The debate about who bears blame and responsibility for global warming has faced new concerted attention over the past couple of years as ExxonMobil, America's largest oil company, faces attorney general investigations about whether it's covered up what it knew about fossil fuels' impact on climate change for decades.
Quoted: In my recent interview with Bjørn Otto Sverdrup, top sustainability officer for Norway-based Statoil, I asked Sverdrup about to what degree he thinks his company bears a moral responsibility to address climate change. Here's his take, edited for clarity and length:
It's fair to recognize that energy systems are an important part of the carbon emissions and global warming. But most of the emissions are related to consumption, and now there are more than seven billion people on the planet. We're on a pathway to become nine billion people.
When all these people would like to either have food or light or heating or cooling or even some of the richest people in the world would like to travel around, that puts a big toll on nature and climate and the energy we use also does the same.
We are part of that problem but we are also part of the solution. We take very seriously the accountability of all of our emissions.
Latest in lobbying
What's new: A few new energy-related registrations popped up in the Lobbying Disclosure Act database over the past day. Behold...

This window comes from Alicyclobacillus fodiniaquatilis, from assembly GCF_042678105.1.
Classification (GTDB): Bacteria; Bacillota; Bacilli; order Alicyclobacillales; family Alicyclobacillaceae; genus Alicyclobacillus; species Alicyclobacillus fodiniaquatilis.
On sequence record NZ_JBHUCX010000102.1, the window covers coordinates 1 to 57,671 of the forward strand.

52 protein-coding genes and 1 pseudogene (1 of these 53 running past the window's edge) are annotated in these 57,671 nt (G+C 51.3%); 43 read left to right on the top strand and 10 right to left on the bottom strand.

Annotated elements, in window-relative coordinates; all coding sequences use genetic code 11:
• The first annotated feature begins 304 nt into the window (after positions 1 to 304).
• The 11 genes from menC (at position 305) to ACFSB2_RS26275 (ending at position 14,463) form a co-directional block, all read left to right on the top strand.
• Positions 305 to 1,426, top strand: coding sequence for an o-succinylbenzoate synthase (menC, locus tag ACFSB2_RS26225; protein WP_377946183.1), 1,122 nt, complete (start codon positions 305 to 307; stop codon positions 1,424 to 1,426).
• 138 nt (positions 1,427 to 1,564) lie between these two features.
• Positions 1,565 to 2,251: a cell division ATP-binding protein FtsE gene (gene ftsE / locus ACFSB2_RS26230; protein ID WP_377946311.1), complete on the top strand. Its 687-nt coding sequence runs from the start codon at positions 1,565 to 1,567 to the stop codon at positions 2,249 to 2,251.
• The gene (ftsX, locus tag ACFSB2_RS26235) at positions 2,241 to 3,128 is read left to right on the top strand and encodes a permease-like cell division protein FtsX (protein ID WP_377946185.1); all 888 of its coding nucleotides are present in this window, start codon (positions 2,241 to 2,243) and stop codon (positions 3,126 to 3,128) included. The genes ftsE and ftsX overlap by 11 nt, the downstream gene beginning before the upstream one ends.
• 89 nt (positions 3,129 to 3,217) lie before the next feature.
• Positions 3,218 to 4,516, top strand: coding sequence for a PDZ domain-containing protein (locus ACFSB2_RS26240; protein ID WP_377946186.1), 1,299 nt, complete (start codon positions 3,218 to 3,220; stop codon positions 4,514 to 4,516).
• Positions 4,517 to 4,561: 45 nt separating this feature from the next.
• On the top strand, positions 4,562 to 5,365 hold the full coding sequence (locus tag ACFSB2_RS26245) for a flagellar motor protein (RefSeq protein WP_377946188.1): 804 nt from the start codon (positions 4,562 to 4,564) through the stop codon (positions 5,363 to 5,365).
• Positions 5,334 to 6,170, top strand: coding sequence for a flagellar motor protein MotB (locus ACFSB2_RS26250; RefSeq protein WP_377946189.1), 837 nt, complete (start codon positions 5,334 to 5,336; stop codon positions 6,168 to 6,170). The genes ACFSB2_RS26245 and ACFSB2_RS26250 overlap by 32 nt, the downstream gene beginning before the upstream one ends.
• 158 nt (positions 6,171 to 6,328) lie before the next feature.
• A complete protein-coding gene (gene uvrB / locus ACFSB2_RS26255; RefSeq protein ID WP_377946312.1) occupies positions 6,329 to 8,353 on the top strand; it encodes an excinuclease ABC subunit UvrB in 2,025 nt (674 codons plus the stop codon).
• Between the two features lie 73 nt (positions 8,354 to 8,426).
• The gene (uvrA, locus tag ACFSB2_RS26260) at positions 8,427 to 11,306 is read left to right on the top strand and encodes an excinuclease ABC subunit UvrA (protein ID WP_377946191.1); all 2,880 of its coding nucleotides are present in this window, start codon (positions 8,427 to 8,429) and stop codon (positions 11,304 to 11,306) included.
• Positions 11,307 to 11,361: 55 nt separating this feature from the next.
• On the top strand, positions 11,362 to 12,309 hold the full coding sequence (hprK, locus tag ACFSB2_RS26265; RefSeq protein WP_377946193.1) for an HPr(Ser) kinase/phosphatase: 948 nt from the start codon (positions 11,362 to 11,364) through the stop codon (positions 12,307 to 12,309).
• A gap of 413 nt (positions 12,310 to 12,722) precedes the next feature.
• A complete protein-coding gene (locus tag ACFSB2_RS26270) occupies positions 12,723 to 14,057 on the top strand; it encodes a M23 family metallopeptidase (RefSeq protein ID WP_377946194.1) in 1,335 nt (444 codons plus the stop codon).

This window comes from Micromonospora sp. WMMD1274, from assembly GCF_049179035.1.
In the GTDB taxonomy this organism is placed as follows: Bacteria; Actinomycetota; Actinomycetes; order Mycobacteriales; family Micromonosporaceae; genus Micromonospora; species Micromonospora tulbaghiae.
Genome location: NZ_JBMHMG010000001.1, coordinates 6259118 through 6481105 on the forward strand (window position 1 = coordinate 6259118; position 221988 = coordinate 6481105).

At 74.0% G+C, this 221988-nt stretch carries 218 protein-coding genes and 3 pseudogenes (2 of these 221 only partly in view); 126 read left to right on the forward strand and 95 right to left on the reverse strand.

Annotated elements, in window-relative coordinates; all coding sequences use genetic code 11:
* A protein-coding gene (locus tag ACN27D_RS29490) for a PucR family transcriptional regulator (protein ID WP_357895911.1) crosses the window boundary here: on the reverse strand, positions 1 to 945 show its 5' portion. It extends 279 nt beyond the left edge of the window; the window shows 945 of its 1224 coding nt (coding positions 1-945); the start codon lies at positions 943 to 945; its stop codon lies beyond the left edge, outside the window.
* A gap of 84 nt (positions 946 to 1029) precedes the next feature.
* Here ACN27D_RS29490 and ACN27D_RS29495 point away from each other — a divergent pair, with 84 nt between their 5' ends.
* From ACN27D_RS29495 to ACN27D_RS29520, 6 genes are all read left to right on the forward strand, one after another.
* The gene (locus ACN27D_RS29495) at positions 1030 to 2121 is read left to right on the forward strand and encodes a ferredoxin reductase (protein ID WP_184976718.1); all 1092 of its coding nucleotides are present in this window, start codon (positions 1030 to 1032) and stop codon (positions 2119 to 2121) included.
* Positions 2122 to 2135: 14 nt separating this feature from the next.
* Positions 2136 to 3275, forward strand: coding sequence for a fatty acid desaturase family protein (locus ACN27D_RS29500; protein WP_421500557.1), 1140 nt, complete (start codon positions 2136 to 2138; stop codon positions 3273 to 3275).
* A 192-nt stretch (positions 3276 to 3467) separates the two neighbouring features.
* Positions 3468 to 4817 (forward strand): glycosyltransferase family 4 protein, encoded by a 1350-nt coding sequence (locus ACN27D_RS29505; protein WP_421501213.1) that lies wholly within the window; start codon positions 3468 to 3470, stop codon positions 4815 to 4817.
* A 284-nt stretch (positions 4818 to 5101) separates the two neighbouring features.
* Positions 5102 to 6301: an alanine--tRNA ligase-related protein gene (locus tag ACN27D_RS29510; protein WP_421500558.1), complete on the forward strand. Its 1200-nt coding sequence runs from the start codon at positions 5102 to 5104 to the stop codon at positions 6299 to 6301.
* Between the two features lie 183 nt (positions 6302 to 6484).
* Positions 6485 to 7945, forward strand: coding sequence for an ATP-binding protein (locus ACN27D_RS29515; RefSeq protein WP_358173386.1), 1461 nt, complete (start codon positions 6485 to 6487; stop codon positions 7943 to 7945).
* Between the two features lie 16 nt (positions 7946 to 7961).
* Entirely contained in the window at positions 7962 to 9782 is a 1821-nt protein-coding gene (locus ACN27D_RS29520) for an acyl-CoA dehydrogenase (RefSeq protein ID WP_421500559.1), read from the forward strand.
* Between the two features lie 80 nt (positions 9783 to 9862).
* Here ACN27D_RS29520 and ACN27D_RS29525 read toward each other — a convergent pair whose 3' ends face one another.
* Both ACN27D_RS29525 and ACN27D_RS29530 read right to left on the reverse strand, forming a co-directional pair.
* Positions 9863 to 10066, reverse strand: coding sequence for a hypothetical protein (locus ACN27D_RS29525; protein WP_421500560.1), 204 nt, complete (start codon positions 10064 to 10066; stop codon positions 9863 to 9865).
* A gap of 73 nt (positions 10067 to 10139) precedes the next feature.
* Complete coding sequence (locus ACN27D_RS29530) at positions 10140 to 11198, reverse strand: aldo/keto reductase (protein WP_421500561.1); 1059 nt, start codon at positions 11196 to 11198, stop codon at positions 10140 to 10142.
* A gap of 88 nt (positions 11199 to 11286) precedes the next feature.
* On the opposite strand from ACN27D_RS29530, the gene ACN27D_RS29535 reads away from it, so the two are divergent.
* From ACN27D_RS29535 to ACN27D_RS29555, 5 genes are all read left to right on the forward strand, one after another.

- Electric cars: BYD Motors has tapped Whitmer & Worrall for representation on "issues related to electric vehicle manufacturing of consumer electric and commercial/industrial vehicles" and "issues related to energy storage systems and solar power," a newly public filing states.
- Utilities: Power giant Pacific Gas & Electric has brought on Miller Strategies for work on "energy issues related to spent nuclear fuel policy, cybersecurity, hydroelectric relicensing reform, grid modernization, security, energy efficiency, environment, climate resilience and energy preparedness."
- Federal budget: The nonprofit ClearPath Foundation has tapped Natural Resource Results to lobby on spending for energy-related programs.
On my screen: Oil markets, Zinke's travel, climate polling
Oil market hive mind: "Banks cut their oil-price forecasts for a fifth consecutive month despite a recent price rally amid concerns that the oversupply of crude will grow next year," The Wall Street Journal reports in their latest survey of 15 investment banks.
Look under the hood: Via Politico, the Interior Department's inspector general "has opened an investigation into Secretary Ryan Zinke's use of taxpayer-funded charter planes."